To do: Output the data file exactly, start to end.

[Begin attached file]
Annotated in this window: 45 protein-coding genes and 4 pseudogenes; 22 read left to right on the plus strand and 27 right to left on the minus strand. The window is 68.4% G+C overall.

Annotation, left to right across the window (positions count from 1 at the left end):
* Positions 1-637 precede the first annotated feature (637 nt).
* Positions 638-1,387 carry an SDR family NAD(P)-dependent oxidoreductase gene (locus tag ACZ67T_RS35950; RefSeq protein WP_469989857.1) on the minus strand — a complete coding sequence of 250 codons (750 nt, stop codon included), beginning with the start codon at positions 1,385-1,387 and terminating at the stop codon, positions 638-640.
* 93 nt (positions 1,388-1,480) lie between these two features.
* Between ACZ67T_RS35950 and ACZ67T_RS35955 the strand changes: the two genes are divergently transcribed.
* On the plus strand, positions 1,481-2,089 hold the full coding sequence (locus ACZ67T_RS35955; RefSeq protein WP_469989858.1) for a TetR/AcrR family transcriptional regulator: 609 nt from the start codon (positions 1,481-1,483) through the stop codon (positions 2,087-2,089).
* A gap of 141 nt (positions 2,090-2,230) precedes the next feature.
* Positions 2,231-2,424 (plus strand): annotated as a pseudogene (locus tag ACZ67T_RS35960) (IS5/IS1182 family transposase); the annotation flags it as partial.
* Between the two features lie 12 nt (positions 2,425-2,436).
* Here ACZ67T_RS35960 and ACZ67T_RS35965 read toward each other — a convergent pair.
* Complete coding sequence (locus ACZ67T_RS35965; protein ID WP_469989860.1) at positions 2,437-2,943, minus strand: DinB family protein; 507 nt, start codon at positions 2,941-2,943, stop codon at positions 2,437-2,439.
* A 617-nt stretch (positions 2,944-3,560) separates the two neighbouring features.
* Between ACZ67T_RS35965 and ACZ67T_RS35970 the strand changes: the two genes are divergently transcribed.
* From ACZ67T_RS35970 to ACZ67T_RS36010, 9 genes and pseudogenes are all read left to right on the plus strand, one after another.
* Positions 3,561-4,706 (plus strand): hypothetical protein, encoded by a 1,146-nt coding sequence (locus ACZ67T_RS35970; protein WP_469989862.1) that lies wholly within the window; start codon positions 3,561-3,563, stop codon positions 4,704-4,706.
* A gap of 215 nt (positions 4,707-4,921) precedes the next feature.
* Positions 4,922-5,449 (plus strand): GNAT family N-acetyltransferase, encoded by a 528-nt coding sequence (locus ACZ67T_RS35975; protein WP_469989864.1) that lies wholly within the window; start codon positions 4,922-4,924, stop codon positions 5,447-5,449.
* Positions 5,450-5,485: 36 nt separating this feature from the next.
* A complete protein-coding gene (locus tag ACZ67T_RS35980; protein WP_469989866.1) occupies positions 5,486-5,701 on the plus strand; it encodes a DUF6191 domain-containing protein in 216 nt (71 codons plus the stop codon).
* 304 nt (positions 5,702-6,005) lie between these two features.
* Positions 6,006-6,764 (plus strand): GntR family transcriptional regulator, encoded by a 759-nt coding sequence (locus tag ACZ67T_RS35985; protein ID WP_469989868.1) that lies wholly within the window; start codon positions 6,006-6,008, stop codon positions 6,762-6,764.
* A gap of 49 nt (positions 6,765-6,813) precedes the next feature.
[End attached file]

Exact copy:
Annotated in this window: 45 protein-coding genes and 4 pseudogenes; 22 read left to right on the plus strand and 27 right to left on the minus strand. The window is 68.4% G+C overall.

Annotation, left to right across the window (positions count from 1 at the left end):
* Positions 1-637 precede the first annotated feature (637 nt).
* Positions 638-1,387 carry an SDR family NAD(P)-dependent oxidoreductase gene (locus tag ACZ67T_RS35950; RefSeq protein WP_469989857.1) on the minus strand — a complete coding sequence of 250 codons (750 nt, stop codon included), beginning with the start codon at positions 1,385-1,387 and terminating at the stop codon, positions 638-640.
* 93 nt (positions 1,388-1,480) lie between these two features.
* Between ACZ67T_RS35950 and ACZ67T_RS35955 the strand changes: the two genes are divergently transcribed.
* On the plus strand, positions 1,481-2,089 hold the full coding sequence (locus ACZ67T_RS35955; RefSeq protein WP_469989858.1) for a TetR/AcrR family transcriptional regulator: 609 nt from the start codon (positions 1,481-1,483) through the stop codon (positions 2,087-2,089).
* A gap of 141 nt (positions 2,090-2,230) precedes the next feature.
* Positions 2,231-2,424 (plus strand): annotated as a pseudogene (locus tag ACZ67T_RS35960) (IS5/IS1182 family transposase); the annotation flags it as partial.
* Between the two features lie 12 nt (positions 2,425-2,436).
* Here ACZ67T_RS35960 and ACZ67T_RS35965 read toward each other — a convergent pair.
* Complete coding sequence (locus ACZ67T_RS35965; protein ID WP_469989860.1) at positions 2,437-2,943, minus strand: DinB family protein; 507 nt, start codon at positions 2,941-2,943, stop codon at positions 2,437-2,439.
* A 617-nt stretch (positions 2,944-3,560) separates the two neighbouring features.
* Between ACZ67T_RS35965 and ACZ67T_RS35970 the strand changes: the two genes are divergently transcribed.
* From ACZ67T_RS35970 to ACZ67T_RS36010, 9 genes and pseudogenes are all read left to right on the plus strand, one after another.
* Positions 3,561-4,706 (plus strand): hypothetical protein, encoded by a 1,146-nt coding sequence (locus ACZ67T_RS35970; protein WP_469989862.1) that lies wholly within the window; start codon positions 3,561-3,563, stop codon positions 4,704-4,706.
* A gap of 215 nt (positions 4,707-4,921) precedes the next feature.
* Positions 4,922-5,449 (plus strand): GNAT family N-acetyltransferase, encoded by a 528-nt coding sequence (locus ACZ67T_RS35975; protein WP_469989864.1) that lies wholly within the window; start codon positions 4,922-4,924, stop codon positions 5,447-5,449.
* Positions 5,450-5,485: 36 nt separating this feature from the next.
* A complete protein-coding gene (locus tag ACZ67T_RS35980; protein WP_469989866.1) occupies positions 5,486-5,701 on the plus strand; it encodes a DUF6191 domain-containing protein in 216 nt (71 codons plus the stop codon).
* 304 nt (positions 5,702-6,005) lie between these two features.
* Positions 6,006-6,764 (plus strand): GntR family transcriptional regulator, encoded by a 759-nt coding sequence (locus tag ACZ67T_RS35985; protein ID WP_469989868.1) that lies wholly within the window; start codon positions 6,006-6,008, stop codon positions 6,762-6,764.
* A gap of 49 nt (positions 6,765-6,813) precedes the next feature.